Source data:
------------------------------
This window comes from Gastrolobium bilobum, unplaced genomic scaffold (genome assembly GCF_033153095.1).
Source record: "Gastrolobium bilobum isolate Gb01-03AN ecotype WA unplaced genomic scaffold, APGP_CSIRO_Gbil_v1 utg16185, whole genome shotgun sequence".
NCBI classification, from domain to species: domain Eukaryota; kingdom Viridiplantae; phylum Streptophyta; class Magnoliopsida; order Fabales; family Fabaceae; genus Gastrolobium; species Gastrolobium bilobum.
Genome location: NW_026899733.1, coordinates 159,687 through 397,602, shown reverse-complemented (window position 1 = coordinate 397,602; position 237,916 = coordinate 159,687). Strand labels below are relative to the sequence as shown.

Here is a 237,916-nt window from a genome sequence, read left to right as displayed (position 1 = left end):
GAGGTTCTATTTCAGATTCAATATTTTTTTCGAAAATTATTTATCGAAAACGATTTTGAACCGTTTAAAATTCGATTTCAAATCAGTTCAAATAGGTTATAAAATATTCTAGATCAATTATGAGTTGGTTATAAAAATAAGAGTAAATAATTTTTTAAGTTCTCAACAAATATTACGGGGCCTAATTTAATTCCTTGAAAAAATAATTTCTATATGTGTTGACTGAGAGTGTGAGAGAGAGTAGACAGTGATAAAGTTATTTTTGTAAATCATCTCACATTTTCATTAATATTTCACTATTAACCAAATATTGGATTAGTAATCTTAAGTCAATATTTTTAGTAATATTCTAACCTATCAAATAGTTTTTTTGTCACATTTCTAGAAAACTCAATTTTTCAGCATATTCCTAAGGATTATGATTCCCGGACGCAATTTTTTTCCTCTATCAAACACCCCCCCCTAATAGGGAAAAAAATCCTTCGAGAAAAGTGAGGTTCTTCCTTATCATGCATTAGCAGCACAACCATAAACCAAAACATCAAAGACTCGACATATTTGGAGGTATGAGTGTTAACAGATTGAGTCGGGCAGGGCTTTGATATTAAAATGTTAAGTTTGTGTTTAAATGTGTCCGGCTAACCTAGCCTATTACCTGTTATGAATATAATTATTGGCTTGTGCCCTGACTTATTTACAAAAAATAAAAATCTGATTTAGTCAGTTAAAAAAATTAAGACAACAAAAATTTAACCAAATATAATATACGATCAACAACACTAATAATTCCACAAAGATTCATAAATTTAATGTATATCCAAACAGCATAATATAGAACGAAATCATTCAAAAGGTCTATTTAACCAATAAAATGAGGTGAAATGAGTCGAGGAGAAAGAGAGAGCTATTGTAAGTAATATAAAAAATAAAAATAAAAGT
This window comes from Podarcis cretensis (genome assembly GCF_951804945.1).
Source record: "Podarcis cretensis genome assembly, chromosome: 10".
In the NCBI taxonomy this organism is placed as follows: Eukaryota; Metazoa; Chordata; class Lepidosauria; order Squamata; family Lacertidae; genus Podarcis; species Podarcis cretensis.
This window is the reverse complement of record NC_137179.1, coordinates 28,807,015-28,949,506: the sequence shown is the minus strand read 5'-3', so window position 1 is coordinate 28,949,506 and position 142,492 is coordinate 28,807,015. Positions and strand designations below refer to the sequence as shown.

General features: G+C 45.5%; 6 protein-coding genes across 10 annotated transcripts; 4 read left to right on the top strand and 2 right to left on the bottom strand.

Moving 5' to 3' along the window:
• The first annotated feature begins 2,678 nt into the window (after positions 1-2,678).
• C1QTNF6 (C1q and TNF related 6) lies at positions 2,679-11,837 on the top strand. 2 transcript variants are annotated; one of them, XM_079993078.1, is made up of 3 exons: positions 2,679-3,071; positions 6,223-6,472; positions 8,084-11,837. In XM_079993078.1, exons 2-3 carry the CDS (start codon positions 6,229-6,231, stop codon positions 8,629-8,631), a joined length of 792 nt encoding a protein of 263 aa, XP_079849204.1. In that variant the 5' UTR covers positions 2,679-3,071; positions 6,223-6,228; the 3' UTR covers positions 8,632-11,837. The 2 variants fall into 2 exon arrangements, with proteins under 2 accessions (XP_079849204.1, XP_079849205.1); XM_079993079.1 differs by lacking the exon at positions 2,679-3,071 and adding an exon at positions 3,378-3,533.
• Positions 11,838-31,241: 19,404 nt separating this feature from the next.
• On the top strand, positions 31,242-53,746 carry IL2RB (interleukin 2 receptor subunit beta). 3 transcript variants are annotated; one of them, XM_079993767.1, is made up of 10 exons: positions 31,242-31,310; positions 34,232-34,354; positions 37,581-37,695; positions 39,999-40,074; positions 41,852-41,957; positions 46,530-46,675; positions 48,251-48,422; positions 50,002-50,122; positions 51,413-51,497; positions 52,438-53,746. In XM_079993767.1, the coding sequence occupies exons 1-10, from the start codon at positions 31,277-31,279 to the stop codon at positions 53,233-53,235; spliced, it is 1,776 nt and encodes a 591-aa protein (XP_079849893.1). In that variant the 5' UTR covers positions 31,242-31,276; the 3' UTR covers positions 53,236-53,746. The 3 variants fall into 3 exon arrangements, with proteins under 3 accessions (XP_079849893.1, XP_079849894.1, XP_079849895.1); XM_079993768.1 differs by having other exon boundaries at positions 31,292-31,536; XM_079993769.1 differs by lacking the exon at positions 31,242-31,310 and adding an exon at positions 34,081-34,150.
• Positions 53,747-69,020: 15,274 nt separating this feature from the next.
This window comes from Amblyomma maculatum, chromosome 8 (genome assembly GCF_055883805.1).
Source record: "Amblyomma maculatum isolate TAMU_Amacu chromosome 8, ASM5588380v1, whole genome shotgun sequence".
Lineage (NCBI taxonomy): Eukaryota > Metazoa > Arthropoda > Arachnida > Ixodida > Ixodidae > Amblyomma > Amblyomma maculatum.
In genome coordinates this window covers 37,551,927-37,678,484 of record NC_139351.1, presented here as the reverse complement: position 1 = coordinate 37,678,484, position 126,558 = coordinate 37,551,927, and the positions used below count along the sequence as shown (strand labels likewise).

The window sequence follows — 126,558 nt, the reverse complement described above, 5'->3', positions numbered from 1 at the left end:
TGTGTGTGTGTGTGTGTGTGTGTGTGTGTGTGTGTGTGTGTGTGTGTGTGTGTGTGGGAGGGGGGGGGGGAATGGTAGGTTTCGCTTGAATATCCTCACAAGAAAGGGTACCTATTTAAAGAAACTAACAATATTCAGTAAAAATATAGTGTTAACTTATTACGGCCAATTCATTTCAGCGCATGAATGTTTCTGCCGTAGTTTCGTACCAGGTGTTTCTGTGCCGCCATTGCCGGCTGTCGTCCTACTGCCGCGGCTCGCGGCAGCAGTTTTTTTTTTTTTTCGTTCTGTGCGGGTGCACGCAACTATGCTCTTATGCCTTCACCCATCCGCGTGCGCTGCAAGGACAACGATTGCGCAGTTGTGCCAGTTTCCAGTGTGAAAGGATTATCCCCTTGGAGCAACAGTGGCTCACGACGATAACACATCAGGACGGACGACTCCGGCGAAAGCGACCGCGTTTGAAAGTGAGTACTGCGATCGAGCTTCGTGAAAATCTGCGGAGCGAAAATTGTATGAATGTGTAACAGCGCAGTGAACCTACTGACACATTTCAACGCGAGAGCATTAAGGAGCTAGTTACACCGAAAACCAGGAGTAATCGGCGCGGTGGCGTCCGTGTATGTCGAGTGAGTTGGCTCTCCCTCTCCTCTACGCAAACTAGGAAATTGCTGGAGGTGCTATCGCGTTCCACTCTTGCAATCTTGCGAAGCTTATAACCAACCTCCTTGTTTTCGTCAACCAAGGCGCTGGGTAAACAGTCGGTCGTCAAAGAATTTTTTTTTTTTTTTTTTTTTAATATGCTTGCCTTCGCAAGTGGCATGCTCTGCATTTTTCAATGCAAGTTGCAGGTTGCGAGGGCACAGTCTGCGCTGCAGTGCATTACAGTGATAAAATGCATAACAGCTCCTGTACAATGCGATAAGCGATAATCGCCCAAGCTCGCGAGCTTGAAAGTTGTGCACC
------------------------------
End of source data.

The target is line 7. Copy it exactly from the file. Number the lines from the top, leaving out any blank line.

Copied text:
This window comes from Podarcis cretensis (genome assembly GCF_951804945.1).